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Thread: Gradients on short edge of 4x5 Negs

  1. #1
    dbla's Avatar
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    Gradients on short edge of 4x5 Negs

    So I'm back, STILL experiencing overdevelopment along the 4" edge of my film. Previous suggestions have been to reduce my agitation (I'm done to one single inversion in the 10s/min interval) and to redact the use of Photo Flo on the reels. I'm no longer doing that at all...

    I've used Rodinal, D76, HC110 and this is still occurring.

    I am STILL seeing bright edges on short side of my negs and I am beginning to think that it's my MOD 54 reel? Has anyone else experienced this? Looking at the reel itself I can see how it may inhibit flow of chemistry along the top and bottom edges.





    On the following image you see it along the 5" edges as well, I can only think to attribute this to the fact that you stack 3 negs on each side of the reel itself.


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    Re: Gradients on short edge of 4x5 Negs

    The one other idea I have is... I am DSLR scanning using a Pixl-Latr holder.... I don't see a pronounced overdevelopment on the film itself, but there's a chance I just can't see this slight gradient. Could it be the holder perhaps?

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    Re: Gradients on short edge of 4x5 Negs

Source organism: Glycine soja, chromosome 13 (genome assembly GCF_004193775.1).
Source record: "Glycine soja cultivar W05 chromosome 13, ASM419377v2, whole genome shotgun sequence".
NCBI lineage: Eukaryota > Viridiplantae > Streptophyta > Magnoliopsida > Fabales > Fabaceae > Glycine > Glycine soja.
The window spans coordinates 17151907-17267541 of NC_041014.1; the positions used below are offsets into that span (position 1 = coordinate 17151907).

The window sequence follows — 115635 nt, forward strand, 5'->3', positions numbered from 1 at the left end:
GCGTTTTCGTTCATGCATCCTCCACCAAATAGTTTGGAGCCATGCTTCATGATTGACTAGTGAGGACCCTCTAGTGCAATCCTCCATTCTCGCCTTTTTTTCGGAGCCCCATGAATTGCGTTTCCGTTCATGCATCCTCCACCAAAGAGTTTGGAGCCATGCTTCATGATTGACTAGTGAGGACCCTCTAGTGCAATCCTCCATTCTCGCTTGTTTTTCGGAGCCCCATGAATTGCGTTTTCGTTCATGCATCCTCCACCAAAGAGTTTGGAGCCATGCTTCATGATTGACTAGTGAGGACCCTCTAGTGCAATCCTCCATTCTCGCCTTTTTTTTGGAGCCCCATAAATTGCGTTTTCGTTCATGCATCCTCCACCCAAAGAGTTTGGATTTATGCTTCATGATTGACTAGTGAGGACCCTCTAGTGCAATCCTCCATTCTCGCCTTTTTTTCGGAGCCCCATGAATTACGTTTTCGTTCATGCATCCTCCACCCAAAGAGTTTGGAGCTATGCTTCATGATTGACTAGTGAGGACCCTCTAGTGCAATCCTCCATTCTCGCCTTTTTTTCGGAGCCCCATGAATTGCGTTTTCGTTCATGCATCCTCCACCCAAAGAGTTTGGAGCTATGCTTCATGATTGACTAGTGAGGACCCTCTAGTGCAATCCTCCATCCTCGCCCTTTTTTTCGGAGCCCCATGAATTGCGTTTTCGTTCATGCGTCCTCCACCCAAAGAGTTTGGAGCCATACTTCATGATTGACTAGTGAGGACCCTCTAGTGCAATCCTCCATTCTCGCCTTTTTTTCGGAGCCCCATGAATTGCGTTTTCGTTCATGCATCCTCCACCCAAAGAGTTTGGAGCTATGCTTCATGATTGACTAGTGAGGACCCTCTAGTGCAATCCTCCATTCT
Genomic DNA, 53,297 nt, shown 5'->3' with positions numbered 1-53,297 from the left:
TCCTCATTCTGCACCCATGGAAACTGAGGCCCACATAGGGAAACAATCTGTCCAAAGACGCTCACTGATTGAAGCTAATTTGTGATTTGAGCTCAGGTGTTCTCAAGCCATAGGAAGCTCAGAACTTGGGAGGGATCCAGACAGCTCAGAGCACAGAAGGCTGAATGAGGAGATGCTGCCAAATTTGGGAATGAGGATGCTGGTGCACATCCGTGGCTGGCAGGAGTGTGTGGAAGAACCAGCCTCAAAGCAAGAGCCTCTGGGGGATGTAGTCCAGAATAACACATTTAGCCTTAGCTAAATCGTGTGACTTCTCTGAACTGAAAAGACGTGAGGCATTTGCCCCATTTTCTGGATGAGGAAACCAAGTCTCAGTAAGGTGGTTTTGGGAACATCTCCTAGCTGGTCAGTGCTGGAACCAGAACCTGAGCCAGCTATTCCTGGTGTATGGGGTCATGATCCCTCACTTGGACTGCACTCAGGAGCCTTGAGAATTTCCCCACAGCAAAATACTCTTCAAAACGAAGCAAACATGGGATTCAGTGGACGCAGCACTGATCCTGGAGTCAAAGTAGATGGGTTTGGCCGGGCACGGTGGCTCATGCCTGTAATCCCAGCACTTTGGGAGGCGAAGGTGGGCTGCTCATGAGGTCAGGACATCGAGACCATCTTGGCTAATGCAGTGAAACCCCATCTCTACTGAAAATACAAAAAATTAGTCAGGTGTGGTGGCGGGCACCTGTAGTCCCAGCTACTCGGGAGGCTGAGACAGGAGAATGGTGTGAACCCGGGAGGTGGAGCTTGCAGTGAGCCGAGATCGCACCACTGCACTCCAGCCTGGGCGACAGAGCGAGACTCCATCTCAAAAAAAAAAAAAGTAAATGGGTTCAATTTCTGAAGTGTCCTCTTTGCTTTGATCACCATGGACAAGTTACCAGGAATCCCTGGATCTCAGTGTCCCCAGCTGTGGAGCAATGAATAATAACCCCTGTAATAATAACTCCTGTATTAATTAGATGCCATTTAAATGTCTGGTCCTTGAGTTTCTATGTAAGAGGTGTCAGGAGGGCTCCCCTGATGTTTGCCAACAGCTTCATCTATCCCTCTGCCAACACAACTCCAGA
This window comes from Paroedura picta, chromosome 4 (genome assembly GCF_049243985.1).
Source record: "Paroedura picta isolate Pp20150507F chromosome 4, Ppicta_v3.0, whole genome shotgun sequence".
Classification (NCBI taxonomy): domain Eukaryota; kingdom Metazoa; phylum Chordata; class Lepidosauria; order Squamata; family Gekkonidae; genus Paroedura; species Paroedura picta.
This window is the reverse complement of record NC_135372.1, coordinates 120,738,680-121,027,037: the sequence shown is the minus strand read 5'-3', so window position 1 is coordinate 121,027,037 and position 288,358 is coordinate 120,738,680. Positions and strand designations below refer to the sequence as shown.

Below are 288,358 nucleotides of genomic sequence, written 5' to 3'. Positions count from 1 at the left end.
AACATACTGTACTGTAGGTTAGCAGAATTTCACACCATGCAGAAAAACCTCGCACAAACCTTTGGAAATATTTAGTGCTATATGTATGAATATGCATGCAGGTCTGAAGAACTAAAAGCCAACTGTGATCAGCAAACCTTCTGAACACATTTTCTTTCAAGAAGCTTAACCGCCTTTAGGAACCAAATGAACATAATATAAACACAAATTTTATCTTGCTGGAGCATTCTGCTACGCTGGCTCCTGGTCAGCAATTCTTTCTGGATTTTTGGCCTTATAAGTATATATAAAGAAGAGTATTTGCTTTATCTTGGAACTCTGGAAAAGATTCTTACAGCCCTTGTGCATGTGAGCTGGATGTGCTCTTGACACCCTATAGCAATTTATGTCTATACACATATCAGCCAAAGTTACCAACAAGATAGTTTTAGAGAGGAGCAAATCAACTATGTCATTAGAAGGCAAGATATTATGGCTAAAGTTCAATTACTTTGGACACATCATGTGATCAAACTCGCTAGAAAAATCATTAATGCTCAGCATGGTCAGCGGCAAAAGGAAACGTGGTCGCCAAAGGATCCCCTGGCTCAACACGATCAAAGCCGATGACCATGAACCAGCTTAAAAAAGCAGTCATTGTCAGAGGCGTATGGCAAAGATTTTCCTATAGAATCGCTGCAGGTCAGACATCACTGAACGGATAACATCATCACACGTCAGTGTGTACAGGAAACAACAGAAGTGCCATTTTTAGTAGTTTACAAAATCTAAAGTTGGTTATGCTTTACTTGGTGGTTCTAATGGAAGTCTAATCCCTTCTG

Quote Originally Posted by dbla View Post
    So I'm back, STILL experiencing overdevelopment along the 4" edge of my film. Previous suggestions have been to reduce my agitation (I'm done to one single inversion in the 10s/min interval) and to redact the use of Photo Flo on the reels. I'm no longer doing that at all...

    I've used Rodinal, D76, HC110 and this is still occurring.

    I am STILL seeing bright edges on short side of my negs and I am beginning to think that it's my MOD 54 reel? Has anyone else experienced this? Looking at the reel itself I can see how it may inhibit flow of chemistry along the top and bottom edges.





    On the following image you see it along the 5" edges as well, I can only think to attribute this to the fact that you stack 3 negs on each side of the reel itself.

    mid to high values will over develop in tray developing. There are two ways to prevent this. One, is to put your negs in a water bath prior to the developer. This will permit them to swell first, causing the developer to be deposited evenly when you place them in that tray.

    This is not over agitation, it is actually under agitation that is causing this. If you are shooting large format, I'd suggest switching to tubes. agitation is constant and even. I've been using tubes for nearly 40 years now and my development is even.

    With reels, you must use a water pre-bath, and then 10 seconds (6 inversions) the first minute, followed by 4-5 inversions each subsequent minute.

    Photo-Flo has absolutely nothing to do with development if you are properly cleaning your reels when you are done.

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    dbla's Avatar
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    Re: Gradients on short edge of 4x5 Negs

    Quote Originally Posted by ggruber View Post
    mid to high values will over develop in tray developing. There are two ways to prevent this. One, is to put your negs in a water bath prior to the developer. This will permit them to swell first, causing the developer to be deposited evenly when you place them in that tray.